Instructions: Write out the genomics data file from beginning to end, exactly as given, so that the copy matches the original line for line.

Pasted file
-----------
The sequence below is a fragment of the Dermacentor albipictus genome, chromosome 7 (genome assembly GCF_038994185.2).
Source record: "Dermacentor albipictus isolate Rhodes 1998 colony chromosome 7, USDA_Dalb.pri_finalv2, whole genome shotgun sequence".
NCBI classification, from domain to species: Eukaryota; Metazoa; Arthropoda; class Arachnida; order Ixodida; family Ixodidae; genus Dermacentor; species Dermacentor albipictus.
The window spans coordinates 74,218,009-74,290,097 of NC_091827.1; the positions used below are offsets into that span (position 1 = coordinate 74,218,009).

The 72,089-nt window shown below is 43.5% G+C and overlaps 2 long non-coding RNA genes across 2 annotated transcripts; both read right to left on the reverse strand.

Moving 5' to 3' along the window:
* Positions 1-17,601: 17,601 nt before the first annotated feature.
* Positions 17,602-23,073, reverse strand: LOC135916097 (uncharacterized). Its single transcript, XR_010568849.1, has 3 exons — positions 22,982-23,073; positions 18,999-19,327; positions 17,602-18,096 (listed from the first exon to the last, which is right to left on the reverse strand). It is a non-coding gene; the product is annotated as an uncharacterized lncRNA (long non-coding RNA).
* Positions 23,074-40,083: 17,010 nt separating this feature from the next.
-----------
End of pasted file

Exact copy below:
The sequence below is a fragment of the Dermacentor albipictus genome, chromosome 7 (genome assembly GCF_038994185.2).
Source record: "Dermacentor albipictus isolate Rhodes 1998 colony chromosome 7, USDA_Dalb.pri_finalv2, whole genome shotgun sequence".
NCBI classification, from domain to species: Eukaryota; Metazoa; Arthropoda; class Arachnida; order Ixodida; family Ixodidae; genus Dermacentor; species Dermacentor albipictus.
The window spans coordinates 74,218,009-74,290,097 of NC_091827.1; the positions used below are offsets into that span (position 1 = coordinate 74,218,009).

The 72,089-nt window shown below is 43.5% G+C and overlaps 2 long non-coding RNA genes across 2 annotated transcripts; both read right to left on the reverse strand.

Moving 5' to 3' along the window:
* Positions 1-17,601: 17,601 nt before the first annotated feature.
* Positions 17,602-23,073, reverse strand: LOC135916097 (uncharacterized). Its single transcript, XR_010568849.1, has 3 exons — positions 22,982-23,073; positions 18,999-19,327; positions 17,602-18,096 (listed from the first exon to the last, which is right to left on the reverse strand). It is a non-coding gene; the product is annotated as an uncharacterized lncRNA (long non-coding RNA).
* Positions 23,074-40,083: 17,010 nt separating this feature from the next.